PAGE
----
Since you can’t do anything to prevent it from occurring, it is important for you to find the best methods to control the symptoms, and especially the terrible itching. Unless you are someone who has had dermatitis such as perivascular dermatitis or similar skin conditions, you cannot possibly imagine the itching intensity and pain that comes from the inability to stop scratching.

Sometimes this can prevent people from getting a good night’s sleep or getting through their daily activities. That is why it’s so important to get the correct treatment so that you can have peace of mind and peace – you want to stop it in its tracks. For instance perivascular dermatitis with eosinophils; too many white cells will cause autoimmune symptoms and conditions. Superficial and deep perivascular dermatitis falls under inflammatory skin diseases that a dermatologist will diagnose for you. (See perivascular dermatitis pictures).

Perivascular dermatitis can be divided into four types. These are:

  • Pure perivascular dermatitis
  • Perivascular dermatitis with spongiosis.
  • Perivascular dermatitis with epidermal hyperplasia.
  • Perivasculardermatitis with hyperkeratosis

Tips to prevent perivascular dermatitis

  1. Identify what is causing it, so that you can prevent it or relieve it.
  2. Even though it sometimes feels impossible, try not to scratch the inflamed areas – you cannot afford to get the skin infected. Maybe try and occasionally put a bandage over the inflamed area to limit any exposure to irritants and scratching. Don’t cover all the time though, as this could cause even more irritation.
  3. Try and keep your skin hydrated because this can reduce the irritation. You can do this by moisturizing with the right moisturizing creams but also by avoiding extreme temperatures. Using a humidifier will also go a long way in helping. Stay away from moisturisers that irritate your skin.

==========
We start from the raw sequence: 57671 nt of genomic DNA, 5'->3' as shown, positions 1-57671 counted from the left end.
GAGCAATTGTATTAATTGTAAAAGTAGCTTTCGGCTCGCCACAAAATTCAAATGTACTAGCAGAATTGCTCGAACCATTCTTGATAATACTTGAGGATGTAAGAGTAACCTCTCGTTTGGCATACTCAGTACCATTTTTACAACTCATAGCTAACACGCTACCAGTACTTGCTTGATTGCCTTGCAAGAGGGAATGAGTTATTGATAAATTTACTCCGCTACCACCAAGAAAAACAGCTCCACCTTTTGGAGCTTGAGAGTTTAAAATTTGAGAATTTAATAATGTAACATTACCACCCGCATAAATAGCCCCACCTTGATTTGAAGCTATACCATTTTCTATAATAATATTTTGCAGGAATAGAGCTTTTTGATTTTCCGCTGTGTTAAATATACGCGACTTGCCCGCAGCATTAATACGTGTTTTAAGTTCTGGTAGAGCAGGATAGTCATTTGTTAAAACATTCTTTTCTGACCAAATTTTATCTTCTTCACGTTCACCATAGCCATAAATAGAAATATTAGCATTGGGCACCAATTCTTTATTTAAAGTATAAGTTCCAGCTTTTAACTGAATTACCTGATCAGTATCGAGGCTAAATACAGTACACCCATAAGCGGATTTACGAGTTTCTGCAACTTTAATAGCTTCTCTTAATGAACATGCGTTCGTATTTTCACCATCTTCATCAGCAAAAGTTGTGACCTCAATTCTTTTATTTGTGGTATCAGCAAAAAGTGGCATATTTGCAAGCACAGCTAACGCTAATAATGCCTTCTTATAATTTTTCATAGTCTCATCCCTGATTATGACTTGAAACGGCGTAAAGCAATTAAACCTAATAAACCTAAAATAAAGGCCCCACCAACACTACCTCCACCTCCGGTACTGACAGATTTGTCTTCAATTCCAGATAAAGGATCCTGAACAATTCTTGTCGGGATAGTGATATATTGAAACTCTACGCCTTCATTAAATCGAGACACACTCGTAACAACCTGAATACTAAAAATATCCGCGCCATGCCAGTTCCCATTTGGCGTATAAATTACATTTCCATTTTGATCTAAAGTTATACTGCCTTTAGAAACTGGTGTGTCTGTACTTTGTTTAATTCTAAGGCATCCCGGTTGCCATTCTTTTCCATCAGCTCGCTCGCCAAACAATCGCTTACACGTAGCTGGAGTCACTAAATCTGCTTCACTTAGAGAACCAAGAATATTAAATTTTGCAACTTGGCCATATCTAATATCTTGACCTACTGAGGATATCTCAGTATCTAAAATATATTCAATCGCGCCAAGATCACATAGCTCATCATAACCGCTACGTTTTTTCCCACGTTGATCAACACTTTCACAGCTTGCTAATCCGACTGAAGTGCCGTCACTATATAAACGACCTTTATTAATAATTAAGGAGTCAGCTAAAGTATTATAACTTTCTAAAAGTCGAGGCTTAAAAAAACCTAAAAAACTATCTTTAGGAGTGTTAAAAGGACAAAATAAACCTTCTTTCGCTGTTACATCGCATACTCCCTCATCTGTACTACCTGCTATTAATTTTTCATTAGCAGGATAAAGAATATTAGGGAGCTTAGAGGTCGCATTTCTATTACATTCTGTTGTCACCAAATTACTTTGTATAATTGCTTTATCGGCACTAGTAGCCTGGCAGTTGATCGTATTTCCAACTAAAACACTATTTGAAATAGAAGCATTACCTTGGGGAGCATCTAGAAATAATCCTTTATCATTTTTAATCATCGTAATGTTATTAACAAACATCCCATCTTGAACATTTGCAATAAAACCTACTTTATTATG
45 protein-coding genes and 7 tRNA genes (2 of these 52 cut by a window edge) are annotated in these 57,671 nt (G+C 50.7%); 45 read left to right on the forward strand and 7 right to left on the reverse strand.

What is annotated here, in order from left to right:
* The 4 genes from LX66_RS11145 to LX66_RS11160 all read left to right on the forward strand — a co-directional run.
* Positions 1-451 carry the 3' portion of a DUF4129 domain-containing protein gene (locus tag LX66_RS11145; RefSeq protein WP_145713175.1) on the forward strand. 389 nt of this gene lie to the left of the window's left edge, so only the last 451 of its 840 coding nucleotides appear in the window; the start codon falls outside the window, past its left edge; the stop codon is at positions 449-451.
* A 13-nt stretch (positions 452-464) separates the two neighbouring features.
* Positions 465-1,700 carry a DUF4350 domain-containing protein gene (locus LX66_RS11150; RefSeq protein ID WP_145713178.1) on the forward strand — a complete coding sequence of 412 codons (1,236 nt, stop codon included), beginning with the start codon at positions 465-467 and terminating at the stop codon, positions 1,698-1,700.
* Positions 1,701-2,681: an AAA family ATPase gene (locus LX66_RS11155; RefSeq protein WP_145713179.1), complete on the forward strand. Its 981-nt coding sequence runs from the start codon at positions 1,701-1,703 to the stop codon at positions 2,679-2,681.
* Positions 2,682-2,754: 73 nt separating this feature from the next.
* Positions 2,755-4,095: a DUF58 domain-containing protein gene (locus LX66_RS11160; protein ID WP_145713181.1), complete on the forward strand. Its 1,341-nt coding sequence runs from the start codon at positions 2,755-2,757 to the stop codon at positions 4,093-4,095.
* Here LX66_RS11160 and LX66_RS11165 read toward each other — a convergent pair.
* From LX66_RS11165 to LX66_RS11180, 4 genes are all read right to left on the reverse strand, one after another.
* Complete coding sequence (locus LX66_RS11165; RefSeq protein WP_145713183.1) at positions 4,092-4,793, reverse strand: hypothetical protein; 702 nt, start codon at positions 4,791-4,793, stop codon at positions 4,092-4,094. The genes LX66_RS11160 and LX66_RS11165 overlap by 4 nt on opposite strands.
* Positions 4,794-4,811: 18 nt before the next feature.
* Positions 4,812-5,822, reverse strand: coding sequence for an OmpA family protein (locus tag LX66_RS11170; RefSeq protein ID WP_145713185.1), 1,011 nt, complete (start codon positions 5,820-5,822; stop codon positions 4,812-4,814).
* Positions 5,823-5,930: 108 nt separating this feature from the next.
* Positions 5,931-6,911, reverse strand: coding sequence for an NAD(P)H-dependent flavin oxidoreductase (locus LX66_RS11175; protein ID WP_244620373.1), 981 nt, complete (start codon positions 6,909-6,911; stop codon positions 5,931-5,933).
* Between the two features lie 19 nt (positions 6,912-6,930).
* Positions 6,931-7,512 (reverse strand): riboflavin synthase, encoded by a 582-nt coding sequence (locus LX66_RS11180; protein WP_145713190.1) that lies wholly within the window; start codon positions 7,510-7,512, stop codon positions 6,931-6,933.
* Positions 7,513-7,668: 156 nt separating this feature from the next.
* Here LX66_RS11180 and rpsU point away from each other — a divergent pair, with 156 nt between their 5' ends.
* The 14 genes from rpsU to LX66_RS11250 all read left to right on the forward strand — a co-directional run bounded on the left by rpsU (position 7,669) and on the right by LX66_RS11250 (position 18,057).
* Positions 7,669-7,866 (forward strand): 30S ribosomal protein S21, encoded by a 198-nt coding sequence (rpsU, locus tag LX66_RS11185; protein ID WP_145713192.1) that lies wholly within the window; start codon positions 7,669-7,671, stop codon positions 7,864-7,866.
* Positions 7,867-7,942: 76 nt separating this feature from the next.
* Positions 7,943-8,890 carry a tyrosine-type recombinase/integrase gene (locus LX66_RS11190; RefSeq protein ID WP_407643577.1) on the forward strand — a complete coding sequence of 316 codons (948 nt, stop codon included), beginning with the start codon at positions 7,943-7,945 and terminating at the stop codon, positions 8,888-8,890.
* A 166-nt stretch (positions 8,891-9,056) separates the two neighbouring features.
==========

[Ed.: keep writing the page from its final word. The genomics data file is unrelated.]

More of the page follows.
4. Cleanse your skin with cleansers made for sensitive skins. Try and make sure that your water is never too hot because this can just dry out the skin and irritate it even further. Remember to add moisturiser and later on, you could even consider applying an essential oil to the area for healing and soothing. It is important to note that essential oils should never be considered a substitute for medical care from the professionals, but it is certainly something to consider:

Perivascular dermatitis

Rose (Rosa damascene) 

  • Has therapeutic properties
  • Cooling
  • Toning effect on the vascular system
  • Treats broken capillaries when used with other effective oils and creams

Roman Chamomile (Chamomilla nobile)

  • Soothing and calming
  • Pain relieving
  • Antispasmodic properties
  • Soothes inflammation
  • Excellent for rashes, eczema, herpes, dryness, irritation, in fact, any skin condition as a result of stress

Tea Tree ( (Melaleuca alternifolia) 

  • Antiseptic for bacterial infections
  • Anti -viral and anti-fungal
  • Stimulates immune system to work effectively against infection
  1. A bath of about 10-15 minutes of warm water that has had baking soda sprinkled in it keeps your skin moisturised and soothed. Avoid temperature extremes, which can dry out skin.
  2. Apply cold compresses to skin to relieve inflammation and itching.
  3. Calamine lotion makes an excellent anti-itch cream. This can be purchased at your local store or at a chemist. Over the counter corticosteroid creams are also excellent to reduce inflammation and itching as well, usually applied twice a day to the affected areas.
  4. Taking antihistamines that you can purchase at the chemist reduces inflammation and itching. Before trying out new medication, check with your doctor because you don’t want it to interact with other medication you are taking. Visit your doctor if conditions worsen.
  5. Light therapy helps.
  6. Use prescription corticosteroids.
  7. Antibiotics keep the infection at bay.
  8. Use an inhibiter cream to help repair the skin.

Perivascular dermatitis is indeed an unpleasant disease, worsened by the fact that it can’t really be prevented if you are genetically prone to it. But don’t give up, there is always the way to get rid of the symptoms or at least keep them at bay. Simply try a verity of methods before you find the one that is perfect for you.

Sources and References

  1. NCBI – Perivascular inflammation in pulmonary infections
  2. Mayo Clinic – Types of Dermatitis